This week’s LBC topic comes to us courtesy Lin.
Let me at the outset confess that I am at a loss to understand the meaning of the topic. I have heard of and understand ‘well being’ but ‘well of our being’ beats me. Google research lead me to a book which confused me even more.
After some discussions with friends who are more familiar with British and American idiom, I was able to understand that it simply means our inner resources that enable us to live whichever way we want to.
On the assumption that my understanding is right, the well of my being is an ability to be a witness to all that happens to and around me without getting tangled up. And let me confess, it is still a work in progress.
It’s a shallow life that doesn’t give a person a few scars.
~ Garrison Keillor,
By that definition, I have had a very deep life indeed. This post has been inspired by my daughter in law Manjiree noticing some scars on my head and arm asking me about how I acquired them. I recalled some to the best of my ability but some, I just could not. I did tell her about the others elsewhere on my body under clothing including the very big ones on both my hips, the result of surgery for hip replacements and revisions.
A misspent youth is one explanation but another more interesting one that buttresses the quote from Keillor, is what my friend Nisha came up with on a post on her Facebook wall.
This week’s LBC topic has been suggested by Maria the gaelikaa who has been preoccupied with family problems and is currently away at Ireland for some family occasions there. It is therefore unlikely that she will write any time soon for the LBC.
That should not stop some of the others from keeping on at it as Shackman, Lin and I have been regularly doing in the recent past.
I am blessed. My family only occasionally has occasions. On the other hand, we have regular events like weddings to attend where everyone meets everyone and comments on how everyone is and also complains about everything under the sun.
I am also blessed that I live far away from where the bulk of my relatives live and so have distance as a very valid excuse not to attend functions. The last one I attended was last year when I went down South to celebrate my brother in law’s 75th birthday. My niece had threatened me with dire consequences if I was not present and so I went. I was very pleasantly surprised that I had such a grand time!
There was another occasion just two months ago with a cousin celebrating his wife’s landmark birthday, again back in the South. I did not go. I am on the blacklist of that side of the family. I however hope to get off that list because of my age which I use to justify my eccentricity.
Commenting on my blog post Driving Licence, Big John said –
“In the UK we old farts do not have to pass a medical or any other test. Just fill in a form on line, tick the right boxes and the authorities take your word for it that you are fit to drive for another 3 years. Un-bloody-believable !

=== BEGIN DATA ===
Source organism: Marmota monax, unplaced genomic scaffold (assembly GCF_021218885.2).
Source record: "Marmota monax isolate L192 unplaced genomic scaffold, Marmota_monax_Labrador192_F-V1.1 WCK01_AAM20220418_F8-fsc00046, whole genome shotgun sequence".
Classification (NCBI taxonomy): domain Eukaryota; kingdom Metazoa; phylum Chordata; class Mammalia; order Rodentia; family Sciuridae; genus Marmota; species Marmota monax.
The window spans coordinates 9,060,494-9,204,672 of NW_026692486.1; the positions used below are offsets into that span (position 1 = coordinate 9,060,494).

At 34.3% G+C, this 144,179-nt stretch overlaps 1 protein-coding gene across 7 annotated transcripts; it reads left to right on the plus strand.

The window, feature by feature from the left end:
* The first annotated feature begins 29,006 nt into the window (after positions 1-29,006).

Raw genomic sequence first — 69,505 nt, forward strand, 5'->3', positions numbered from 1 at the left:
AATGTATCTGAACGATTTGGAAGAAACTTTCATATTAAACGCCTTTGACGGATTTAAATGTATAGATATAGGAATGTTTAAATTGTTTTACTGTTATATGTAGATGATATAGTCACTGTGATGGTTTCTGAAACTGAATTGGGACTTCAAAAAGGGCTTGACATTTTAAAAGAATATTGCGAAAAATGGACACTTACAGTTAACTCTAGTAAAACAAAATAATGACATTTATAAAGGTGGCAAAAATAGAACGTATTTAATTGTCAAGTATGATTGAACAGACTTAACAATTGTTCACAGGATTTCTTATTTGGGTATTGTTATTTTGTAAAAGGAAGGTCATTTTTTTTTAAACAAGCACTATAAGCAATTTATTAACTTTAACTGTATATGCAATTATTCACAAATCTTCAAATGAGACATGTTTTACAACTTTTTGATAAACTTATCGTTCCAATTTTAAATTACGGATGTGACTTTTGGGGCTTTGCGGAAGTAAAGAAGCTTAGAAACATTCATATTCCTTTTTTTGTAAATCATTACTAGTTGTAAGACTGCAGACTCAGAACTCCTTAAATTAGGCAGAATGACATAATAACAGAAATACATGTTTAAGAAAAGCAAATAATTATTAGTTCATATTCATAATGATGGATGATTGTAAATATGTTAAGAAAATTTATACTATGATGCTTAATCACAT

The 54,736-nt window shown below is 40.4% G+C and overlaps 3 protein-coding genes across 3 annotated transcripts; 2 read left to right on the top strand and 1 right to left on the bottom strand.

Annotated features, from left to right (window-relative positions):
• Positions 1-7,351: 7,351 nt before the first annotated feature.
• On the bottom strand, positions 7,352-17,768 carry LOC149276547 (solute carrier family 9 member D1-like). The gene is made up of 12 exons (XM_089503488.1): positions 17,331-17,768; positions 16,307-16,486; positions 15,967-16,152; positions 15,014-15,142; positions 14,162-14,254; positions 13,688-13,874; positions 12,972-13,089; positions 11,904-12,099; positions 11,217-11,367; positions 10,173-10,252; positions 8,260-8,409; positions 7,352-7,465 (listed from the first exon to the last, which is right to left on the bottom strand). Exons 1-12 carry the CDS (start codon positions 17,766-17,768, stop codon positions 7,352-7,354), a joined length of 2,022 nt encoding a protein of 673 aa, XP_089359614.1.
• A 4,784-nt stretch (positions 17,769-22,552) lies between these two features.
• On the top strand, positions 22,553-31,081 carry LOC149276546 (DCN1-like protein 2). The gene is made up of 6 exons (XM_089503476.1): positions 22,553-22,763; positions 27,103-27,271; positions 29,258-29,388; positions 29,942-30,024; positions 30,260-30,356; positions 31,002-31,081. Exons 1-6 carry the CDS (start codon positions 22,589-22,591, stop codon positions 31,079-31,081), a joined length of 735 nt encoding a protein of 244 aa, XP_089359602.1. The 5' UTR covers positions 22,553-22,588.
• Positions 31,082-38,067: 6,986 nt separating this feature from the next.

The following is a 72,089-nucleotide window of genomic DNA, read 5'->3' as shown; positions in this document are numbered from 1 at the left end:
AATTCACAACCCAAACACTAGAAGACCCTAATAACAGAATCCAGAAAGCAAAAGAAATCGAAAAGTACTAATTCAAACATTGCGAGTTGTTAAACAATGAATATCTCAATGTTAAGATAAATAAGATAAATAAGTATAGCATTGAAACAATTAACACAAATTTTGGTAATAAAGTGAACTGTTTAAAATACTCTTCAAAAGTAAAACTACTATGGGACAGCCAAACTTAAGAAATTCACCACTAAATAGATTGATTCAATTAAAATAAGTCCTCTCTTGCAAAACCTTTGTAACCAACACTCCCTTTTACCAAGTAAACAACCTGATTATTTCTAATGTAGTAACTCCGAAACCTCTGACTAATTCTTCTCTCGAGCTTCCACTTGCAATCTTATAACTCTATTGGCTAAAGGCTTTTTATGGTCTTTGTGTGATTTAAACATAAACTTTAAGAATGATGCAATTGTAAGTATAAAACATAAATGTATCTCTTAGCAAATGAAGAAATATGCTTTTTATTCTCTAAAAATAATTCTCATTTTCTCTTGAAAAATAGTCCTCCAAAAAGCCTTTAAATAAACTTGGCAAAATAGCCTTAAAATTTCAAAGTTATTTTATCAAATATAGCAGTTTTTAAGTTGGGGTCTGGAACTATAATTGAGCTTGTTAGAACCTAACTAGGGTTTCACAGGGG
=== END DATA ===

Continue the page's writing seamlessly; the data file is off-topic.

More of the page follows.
BTW … From what I have seen of Indian drivers (on TV) I’m surprised anyone in your country has ever passed any sort of driving test … :-)”
I responded – “You can say that again. Even those with valid driving licences nowadays are unlikely to have passed a test!”
I am sure that Big John will enjoy this cartoon.
I am sorry Big John, I could not edit the American spelling.
Thankfully, I live in a place where I can wear footwear without socks! I do wear them with formal shoes or with sneakers, but for casual purposes, I simply get into pumps without any.
I was born in Mumbai when it was known as Bombay and other than Pune, I have spent the maximum number of years as an adult in that wonderful city. I have family and innumerable friends there who have been part of my life from the sixties of the last century. If only the traffic there can become about half of what it is, I would happily return there to live again among those lovely people.
Yesterday I heard a story from a very dear friend which brought back so many memories of the kind of city that it is and I want to share it with my readers.
My friend is from out of our state and had to fly in and out of Mumbai on the odd occasion to attend weddings etc. His younger brother had been in all kinds of troubles and leading a nomadic life and has now got into a home for the aged being looked after by strangers because he is ill with his memory totally gone. His two children are in Australia and New Zealand and had come to arrange for a passport for him so that they can take him with them and requested help from my friend as they were afraid of handling the bureaucrats in India.
My friend simply shared the story with the Passport Officer who thought for a while, waived some formalities and said that the passport will be issued if the police verification report can be speeded up. My friend went to the police station where the home is located and the official there too was very helpful but said that the home would come under the jurisdiction of the neighbouring area’s police station and guided my friend there. My friend on reaching there was pleasantly surprised to be met the officer in charge who was awaiting him. All cooperation was extended and the formalities completed in no time and now the passport is on its way to my friend’s brother’s home.
The children will come again to escort the father to Australia where a home has been found for him and so hopefully a stressful situation faced by my friend will now resolve itself.
The point made by my friend coming as he does from a different city however, is that both at the Passport Office and the two police stations, the officials concerned were humane, efficient and did what was expected of them without any fuss or expectation of quid pro quo.
I have had similar experiences in Mumbai both at the passport office and at three police stations during my various stays and can vouch for the character of the people involved in these places to be proud of.